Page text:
And the result?

With a mere handful of revs on the dial, there’s a steady stream of torque that doesn’t seem to diminish until the needle is almost stroking the red line.  This is an engine that punches harder than its modest 1.6-litre capacity would suggest.  It sounds good, too, with a ‘sound symposer’ that channels some of the induction roar into the cabin.

The throttle response has a delightful urgency to it once on the move, yet is still easy to modulate when pulling away from a standstill.  There’s also a healthy degree of throttle adjustability – pile into a corner without a throttle input and the ST will erect a safety net of mild understeer.  Add some throttle and the eTVC will come into play, the understeer will be dialled out and your line will tighten.  The degree to which this happens is entirely up to you, and your right foot.

Grip is tenacious, and when the limit does arrive, it lets go progressively and with plenty of warning.

Body movements are well controlled, with no surprise rolling or pitching, and the ST’s 17-inch alloy wheels are kept well pressed into the tarmac.  Even mid-corner ridges fail to upset the Fiesta’s composure.

It’s firm, of course, but somehow there’s an unspoken justification for it.  There are no crashy aftershocks, for instance, and while pot-holes are definitely felt, they don’t create a ripple that spreads through the interior fittings as you might expect.

Overall, it’s focused, and purposeful.

That’s a theme that’s evident in the interior, too.  There’s no sport button, for instance, and that’s because Ford’s engineers set the car up correctly to start with.  After thousands of miles of testing, honing the ST’s components until they all worked in harmony, the idea of adding a button that pushed one set of parameters outside the envelope would be folly.

The bolsters of those big Recaro seats hold you firmly in place, the pedals are well placed, and the gearshift has a good weight and a rapid action to it.

It remains a practical beast, too.  The rear seats fold to offer up to 960 litres of boot space, fuel economy is officially pegged at 47.9mpg on the combined cycle, and CO2 emissions of 138 g/km place it in VED Band E (£125 pa).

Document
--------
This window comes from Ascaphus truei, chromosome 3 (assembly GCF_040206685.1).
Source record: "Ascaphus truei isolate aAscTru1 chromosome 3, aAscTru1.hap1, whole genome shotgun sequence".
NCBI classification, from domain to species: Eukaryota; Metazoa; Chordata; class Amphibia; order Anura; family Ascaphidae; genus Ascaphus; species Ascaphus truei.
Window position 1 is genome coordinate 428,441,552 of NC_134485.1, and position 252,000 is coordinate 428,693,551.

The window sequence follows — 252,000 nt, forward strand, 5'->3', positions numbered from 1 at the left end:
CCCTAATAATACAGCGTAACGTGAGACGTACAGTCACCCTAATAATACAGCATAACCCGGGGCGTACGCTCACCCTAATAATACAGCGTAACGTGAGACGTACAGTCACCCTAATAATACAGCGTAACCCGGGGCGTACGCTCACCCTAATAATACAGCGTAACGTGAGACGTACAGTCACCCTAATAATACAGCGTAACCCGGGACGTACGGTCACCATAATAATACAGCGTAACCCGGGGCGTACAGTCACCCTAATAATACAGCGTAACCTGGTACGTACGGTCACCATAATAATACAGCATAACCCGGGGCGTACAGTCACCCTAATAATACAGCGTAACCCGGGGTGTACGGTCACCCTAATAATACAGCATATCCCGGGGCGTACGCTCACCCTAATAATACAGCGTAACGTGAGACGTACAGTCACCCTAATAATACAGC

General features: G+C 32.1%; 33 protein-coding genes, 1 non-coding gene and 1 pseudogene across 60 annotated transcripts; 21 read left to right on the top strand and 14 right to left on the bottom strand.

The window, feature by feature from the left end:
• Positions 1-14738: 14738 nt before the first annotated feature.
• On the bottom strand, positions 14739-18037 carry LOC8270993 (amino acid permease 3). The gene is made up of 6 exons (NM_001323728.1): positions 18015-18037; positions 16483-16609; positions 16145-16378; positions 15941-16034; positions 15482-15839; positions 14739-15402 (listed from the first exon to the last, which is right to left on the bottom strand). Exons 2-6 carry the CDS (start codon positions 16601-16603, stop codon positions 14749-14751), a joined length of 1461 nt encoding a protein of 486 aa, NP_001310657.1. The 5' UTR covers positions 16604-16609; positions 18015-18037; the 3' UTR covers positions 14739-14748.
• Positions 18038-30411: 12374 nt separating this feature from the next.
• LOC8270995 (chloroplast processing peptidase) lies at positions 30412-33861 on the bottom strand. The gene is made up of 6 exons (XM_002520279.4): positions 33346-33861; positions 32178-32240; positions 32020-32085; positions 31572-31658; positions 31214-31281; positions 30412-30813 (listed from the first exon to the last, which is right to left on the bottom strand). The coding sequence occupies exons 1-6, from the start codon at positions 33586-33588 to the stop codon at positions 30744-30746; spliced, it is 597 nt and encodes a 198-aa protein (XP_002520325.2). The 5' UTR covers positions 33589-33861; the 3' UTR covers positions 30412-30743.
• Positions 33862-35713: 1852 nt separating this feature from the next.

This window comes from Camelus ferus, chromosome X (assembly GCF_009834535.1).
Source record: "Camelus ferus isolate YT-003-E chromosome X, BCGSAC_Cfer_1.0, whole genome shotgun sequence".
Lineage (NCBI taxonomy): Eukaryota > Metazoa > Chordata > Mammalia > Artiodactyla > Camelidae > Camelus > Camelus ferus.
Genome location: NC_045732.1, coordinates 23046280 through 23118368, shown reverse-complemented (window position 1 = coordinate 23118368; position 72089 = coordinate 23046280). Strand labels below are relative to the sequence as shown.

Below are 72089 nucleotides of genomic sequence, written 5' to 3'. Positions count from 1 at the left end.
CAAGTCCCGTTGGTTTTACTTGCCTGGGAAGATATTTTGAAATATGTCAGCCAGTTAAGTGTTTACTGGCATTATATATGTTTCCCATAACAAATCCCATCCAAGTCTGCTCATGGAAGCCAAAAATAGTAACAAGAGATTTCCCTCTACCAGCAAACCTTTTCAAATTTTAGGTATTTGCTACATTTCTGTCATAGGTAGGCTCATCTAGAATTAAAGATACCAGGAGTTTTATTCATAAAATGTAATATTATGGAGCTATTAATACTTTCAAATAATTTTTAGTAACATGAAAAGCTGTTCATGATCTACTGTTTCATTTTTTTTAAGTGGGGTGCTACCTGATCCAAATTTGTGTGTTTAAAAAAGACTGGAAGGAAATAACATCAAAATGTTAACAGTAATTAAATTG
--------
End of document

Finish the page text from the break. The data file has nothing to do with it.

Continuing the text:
With competitors such as the Peugeot 208 GTi and Renault Clio RS 200 priced at close to £20,000, the Fiesta ST is also something of a bargain, starting as it does at £16,995.

For that you’ll get 17-inch alloy wheels, DAB digital radio with Ford Sync, Quickclear heated windscreen, and Ford’s MyKey system that allows you to impose a speed and volume limiter if you’re silly enough to lend your ST to someone.

For an extra £1,000, the ST-2 adds rear privacy glass, heated Recaro front seats, projector-style headlights and a starter button.  A further Style Pack offers grey-finished 5-spoke alloy wheels, red brake calipers, and illuminated scuff plates.

The Fiesta XR2 launched in 1984 with a £5,731 sticker price.  In today’s money, that’s around £16,000.  In addition to inheriting the XR2’s price, Ford have managed to imbue the new ST with much of the original car’s cheeky sense of fun.

The new Ford Fiesta ST, then.  Not so much a car.  More a new best mate.

Entry-level Price £16,995 Price as tested £17,995
Engine 4-cylinder petrol, 1596cc Transmission Six-speed manual
Power 182ps @ 5,700rpm Torque 240Nm @ 1,600rpm
0-62mph 6.9 secs Top speed 137 mph
Economy 47.9 mpg CO2 138 g/km
Dimensions 3975 x 1978 x 1456 (LWH) Kerb Weight 1163 kg

Alex Kefford


Freelance journalist, ex-offroad driving instructor and long distance road-tripper. If you have any questions about this piece, feel free to hit me up on Twitter.